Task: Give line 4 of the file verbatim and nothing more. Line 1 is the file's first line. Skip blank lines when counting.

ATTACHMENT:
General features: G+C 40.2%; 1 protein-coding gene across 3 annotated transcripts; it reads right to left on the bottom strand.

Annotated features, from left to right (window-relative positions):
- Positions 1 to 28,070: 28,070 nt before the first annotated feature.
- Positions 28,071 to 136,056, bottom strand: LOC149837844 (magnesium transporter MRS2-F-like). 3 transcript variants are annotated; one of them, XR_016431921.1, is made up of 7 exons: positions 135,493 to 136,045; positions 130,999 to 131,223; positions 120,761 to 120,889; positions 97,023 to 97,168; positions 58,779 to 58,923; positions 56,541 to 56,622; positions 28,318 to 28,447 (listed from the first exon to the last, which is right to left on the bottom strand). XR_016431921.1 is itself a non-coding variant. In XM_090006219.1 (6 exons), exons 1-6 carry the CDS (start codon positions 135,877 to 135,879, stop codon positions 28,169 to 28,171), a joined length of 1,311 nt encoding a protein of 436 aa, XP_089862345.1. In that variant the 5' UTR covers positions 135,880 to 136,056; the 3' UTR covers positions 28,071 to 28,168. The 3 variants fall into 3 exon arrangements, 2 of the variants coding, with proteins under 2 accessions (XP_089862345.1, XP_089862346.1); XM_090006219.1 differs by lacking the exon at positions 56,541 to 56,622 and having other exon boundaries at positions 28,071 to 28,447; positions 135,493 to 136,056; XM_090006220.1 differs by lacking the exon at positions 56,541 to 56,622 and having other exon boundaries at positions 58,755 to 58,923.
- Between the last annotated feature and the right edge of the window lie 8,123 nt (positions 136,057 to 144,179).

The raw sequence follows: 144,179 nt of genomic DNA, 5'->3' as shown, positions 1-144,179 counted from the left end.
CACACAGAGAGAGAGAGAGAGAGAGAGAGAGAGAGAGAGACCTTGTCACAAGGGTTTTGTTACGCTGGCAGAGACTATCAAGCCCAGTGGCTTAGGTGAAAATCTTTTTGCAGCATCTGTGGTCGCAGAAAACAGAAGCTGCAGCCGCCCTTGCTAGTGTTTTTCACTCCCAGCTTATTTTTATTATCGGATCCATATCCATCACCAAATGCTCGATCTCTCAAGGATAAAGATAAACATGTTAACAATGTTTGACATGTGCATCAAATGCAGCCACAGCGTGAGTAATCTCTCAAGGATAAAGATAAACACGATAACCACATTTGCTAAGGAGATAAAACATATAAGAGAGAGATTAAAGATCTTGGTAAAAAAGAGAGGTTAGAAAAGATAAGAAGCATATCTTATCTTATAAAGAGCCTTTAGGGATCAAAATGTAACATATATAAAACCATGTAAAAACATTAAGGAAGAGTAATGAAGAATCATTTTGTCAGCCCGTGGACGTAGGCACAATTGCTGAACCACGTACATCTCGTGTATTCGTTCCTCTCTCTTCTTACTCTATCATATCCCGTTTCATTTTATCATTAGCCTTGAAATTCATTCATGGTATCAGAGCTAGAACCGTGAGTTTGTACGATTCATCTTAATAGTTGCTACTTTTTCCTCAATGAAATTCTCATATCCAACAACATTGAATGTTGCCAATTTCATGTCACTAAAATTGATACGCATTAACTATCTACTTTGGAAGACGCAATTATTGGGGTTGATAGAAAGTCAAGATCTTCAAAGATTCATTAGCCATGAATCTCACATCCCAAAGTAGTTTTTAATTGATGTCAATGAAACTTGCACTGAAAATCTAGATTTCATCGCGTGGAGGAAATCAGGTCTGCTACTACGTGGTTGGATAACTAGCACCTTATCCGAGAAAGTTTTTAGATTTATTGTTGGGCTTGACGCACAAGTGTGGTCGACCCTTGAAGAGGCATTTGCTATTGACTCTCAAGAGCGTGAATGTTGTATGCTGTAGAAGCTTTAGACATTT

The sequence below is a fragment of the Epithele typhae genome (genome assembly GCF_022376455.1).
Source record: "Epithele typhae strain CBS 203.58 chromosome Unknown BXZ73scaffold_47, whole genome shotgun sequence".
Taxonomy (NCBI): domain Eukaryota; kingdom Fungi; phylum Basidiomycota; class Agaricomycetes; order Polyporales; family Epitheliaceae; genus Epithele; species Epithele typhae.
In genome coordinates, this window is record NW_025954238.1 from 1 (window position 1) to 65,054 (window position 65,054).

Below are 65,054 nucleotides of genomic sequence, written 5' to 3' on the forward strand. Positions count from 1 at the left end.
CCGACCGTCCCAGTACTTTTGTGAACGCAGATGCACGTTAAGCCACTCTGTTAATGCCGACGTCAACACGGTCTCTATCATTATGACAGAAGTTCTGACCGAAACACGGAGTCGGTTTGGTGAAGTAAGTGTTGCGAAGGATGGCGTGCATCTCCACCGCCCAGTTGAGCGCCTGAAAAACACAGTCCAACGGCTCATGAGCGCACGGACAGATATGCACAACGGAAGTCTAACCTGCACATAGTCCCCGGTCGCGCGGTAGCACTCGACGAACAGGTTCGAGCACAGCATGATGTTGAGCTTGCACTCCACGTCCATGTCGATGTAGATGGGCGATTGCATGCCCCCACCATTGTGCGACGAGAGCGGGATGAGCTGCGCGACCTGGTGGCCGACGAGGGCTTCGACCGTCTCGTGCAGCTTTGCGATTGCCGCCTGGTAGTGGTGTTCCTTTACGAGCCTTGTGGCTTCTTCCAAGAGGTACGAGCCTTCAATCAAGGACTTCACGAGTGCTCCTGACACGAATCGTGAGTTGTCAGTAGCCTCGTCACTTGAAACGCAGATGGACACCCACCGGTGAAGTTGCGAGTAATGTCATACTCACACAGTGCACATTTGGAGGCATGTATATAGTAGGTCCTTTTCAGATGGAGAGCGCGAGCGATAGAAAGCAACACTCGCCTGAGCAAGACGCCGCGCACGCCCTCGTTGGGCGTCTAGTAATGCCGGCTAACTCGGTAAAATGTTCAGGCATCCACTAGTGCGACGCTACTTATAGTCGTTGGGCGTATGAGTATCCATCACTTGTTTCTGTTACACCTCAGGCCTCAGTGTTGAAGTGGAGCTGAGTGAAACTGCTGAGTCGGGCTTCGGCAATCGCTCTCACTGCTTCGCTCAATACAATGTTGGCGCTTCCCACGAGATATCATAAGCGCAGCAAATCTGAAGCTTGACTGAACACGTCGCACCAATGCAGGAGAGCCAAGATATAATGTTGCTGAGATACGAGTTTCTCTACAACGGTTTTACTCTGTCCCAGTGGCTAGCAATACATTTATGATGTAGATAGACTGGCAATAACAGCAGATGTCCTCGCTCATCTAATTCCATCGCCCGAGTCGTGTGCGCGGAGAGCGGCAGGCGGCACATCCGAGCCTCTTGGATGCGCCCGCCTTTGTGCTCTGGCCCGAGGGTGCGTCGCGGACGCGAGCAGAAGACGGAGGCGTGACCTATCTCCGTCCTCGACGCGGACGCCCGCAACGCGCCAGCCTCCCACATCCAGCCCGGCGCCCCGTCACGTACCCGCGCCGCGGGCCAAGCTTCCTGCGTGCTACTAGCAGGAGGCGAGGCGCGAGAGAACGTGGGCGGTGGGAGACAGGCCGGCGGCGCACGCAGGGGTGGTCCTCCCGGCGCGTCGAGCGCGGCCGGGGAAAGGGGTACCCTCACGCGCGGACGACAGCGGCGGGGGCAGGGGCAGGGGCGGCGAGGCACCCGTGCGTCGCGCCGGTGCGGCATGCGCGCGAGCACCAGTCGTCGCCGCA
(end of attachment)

- Positions 28,071 to 136,056, bottom strand: LOC149837844 (magnesium transporter MRS2-F-like). 3 transcript variants are annotated; one of them, XR_016431921.1, is made up of 7 exons: positions 135,493 to 136,045; positions 130,999 to 131,223; positions 120,761 to 120,889; positions 97,023 to 97,168; positions 58,779 to 58,923; positions 56,541 to 56,622; positions 28,318 to 28,447 (listed from the first exon to the last, which is right to left on the bottom strand). XR_016431921.1 is itself a non-coding variant. In XM_090006219.1 (6 exons), exons 1-6 carry the CDS (start codon positions 135,877 to 135,879, stop codon positions 28,169 to 28,171), a joined length of 1,311 nt encoding a protein of 436 aa, XP_089862345.1. In that variant the 5' UTR covers positions 135,880 to 136,056; the 3' UTR covers positions 28,071 to 28,168. The 3 variants fall into 3 exon arrangements, 2 of the variants coding, with proteins under 2 accessions (XP_089862345.1, XP_089862346.1); XM_090006219.1 differs by lacking the exon at positions 56,541 to 56,622 and having other exon boundaries at positions 28,071 to 28,447; positions 135,493 to 136,056; XM_090006220.1 differs by lacking the exon at positions 56,541 to 56,622 and having other exon boundaries at positions 58,755 to 58,923.